It was on March 20 that British Prime Minister, Boris Johnson opted to make a speech regarding the lockdown in the United Kingdom. As part of that speech, he ordered that multiple different businesses close their doors in a bid to stop the spread of coronavirus, including bingo halls and bookies.
Pubs, restaurants and leisure centres were also ordered to close their doors “as soon as possible” to try and curb the spread of the virus. This has been the scenario with bingo halls across the world, though. Plans are in place for some of these locations to re-open, with Fort Worth, Texas suggesting that they were opening their doors on Friday, May 8.
On the 23rd June the Prime Minister announced that leisure businesses could reopen from the 4th July 2020, this includes bingo halls. Some big companies, including Mecca, have announced they will be reopening 36 halls on the 4th July, Buzz bingo are reopening on Monday 6th with others to follow through the month. Beacon announced they will start opening halls from Monday 6th July too.
We are still waiting to hear from Gala and others but we can assume they will want to reopen as close to that date as possible. Halls will have to follow social distancing guidelines, which may prove a challenge, although that distance is now set at 1m instead of 2m and that should make things easier. Guidance does still however say that 2m should be used where possible.
When and How Will Bingo Halls Reopen?
While it’s currently unclear as to how bingo halls (and indeed, other businesses) will operate once they re-open, suggestions have been floating around about seating any potential players at least one metre apart. Granted, this isn’t a difficult thing to do within most bingo halls, but do players really want that sort of setup?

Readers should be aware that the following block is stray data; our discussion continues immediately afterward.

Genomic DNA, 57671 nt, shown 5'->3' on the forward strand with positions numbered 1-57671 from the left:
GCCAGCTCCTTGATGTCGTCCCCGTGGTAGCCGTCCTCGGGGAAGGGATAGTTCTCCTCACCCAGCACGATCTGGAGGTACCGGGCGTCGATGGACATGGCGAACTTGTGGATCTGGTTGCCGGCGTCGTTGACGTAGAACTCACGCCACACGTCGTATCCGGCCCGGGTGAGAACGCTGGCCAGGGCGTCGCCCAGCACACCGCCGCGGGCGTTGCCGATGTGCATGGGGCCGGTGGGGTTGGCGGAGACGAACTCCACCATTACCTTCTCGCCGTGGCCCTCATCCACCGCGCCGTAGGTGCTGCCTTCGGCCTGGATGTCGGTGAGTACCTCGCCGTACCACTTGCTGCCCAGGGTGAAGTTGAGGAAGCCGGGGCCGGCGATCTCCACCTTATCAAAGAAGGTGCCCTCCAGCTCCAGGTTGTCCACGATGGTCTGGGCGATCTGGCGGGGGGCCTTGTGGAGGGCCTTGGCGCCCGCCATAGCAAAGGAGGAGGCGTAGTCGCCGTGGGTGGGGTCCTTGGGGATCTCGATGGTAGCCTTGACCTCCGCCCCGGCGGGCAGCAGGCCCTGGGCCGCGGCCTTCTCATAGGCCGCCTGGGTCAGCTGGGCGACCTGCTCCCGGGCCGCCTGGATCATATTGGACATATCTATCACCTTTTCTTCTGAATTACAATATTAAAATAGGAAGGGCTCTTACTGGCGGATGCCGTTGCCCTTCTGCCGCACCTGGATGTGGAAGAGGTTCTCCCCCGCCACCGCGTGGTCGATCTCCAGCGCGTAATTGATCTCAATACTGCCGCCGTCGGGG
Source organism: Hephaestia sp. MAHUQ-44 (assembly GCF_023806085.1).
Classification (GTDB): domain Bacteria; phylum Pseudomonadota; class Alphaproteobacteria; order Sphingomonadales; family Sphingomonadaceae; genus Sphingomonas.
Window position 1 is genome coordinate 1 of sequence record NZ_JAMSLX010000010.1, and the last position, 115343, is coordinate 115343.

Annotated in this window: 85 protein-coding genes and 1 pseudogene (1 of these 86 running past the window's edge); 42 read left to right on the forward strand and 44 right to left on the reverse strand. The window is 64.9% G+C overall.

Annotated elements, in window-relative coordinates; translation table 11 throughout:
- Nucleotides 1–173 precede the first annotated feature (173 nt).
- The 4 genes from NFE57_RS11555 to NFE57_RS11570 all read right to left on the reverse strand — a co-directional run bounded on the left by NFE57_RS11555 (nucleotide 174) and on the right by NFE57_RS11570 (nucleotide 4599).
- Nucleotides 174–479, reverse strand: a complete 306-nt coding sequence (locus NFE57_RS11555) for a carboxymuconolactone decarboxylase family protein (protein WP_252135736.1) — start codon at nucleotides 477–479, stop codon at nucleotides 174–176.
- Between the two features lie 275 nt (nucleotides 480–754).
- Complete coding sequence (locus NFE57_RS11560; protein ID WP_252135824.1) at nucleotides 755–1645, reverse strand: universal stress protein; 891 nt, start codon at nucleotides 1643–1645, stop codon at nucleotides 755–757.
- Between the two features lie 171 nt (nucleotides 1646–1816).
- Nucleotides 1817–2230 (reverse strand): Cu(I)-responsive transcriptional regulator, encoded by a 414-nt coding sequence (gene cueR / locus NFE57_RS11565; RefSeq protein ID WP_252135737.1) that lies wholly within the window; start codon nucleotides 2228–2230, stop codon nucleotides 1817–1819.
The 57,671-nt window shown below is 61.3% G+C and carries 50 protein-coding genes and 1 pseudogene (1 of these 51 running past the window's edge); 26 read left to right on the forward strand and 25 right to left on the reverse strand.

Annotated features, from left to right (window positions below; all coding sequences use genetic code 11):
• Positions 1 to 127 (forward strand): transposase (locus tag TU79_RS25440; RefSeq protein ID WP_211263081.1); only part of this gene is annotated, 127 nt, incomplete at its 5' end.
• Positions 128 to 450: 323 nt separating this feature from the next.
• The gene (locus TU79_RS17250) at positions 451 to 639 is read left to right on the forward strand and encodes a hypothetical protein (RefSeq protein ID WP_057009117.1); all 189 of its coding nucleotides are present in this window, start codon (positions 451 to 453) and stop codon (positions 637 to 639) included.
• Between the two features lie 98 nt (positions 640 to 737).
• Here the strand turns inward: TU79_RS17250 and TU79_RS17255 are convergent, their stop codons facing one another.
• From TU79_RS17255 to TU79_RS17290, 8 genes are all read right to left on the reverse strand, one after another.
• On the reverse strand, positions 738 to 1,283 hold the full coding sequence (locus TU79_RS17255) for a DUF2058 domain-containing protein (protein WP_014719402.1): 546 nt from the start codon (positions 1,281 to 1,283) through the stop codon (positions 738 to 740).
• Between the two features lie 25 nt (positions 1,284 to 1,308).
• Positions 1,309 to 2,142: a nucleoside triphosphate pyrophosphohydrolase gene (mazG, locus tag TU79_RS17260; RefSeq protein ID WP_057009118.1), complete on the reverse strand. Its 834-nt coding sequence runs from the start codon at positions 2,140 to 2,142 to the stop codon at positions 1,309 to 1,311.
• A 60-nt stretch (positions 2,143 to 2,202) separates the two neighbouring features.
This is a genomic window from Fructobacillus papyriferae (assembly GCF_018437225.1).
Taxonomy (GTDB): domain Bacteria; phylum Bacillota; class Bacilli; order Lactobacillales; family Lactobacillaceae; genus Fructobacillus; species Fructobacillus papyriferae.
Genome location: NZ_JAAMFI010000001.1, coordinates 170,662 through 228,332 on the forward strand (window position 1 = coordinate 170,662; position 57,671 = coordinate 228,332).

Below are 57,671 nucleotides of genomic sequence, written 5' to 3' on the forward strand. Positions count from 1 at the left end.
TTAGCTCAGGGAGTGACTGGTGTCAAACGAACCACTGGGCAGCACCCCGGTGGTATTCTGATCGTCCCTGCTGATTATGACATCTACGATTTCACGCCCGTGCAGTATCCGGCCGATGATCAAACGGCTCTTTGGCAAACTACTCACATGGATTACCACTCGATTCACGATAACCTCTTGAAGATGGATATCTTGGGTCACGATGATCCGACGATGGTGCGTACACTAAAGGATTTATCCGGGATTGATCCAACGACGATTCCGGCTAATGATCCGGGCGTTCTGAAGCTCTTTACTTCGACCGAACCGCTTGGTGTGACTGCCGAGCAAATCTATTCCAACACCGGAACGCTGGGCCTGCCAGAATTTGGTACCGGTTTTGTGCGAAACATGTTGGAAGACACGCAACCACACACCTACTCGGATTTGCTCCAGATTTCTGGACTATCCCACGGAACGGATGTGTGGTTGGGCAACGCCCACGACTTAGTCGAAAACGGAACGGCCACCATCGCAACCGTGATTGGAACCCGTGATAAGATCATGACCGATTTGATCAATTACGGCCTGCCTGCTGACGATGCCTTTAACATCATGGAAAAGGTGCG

Generally speaking, when people meet up in a bingo hall, they do so not just to play the game, but also to engage in a bit of a chat, too. Is this really such a possibility with being seated in such a way?
It’s common for bingo halls to attract people from the older generation as well, who are considered to be most at risk from contracting the disease in a fatal way. There’s the potential for some establishments to reduce the number of people they allow inside, though.
With regard to the aforementioned Fort Worth, suggestions have been put forward to admit a 25% ratio of people into the bingo halls. At the same time, gamers would be asked to wear masks and only one to two people would be seated at each of the tables. Another necessary process would see chairs, tables and counters be sanitised and cleaned frequently.
Issues surrounding use of daubers and other materials usually provided in halls may mean people have to bring their own, or will be given their own to keep. There are also potential issues around the use of toilet facilities while maintaining distance as well as bar service. There may be restrictions around the use of games cabinets often featured in bingo halls due to cross-contamination.
It is not known yet whether people will need to wear masks or whether some establishments may ask them to do so even if it is not general policy.
Halls may also have to pay more staff to ensure safe social distancing and with the prospect of reduced capacity it may prove difficult for some halls to afford this easily. Other options that are possible include perspex screens between players.
Preparations For Re-Opening
Preparations to reopen bingo on the 4th of July began some time ago, but what we can expect on the long awaited day of opening is anyone’s guess.
The government have now said that the 2 metre social distancing rule will be relaxed soon so there is a chance that players can sit closer together, perhaps two chairs apart or, as with poker, with Perspex glass between them.
At least that is how it is looking.
Two Metre Rule
The big brand bingo halls such as Mecca Bingo, Beacon Bingo and Gala Bingo have announced their preparations for reopening through social media accounts.
What we know is that each of these will be switching from glass to plastic for their drinking vessels and that chairs will now be positioned at least two metres apart.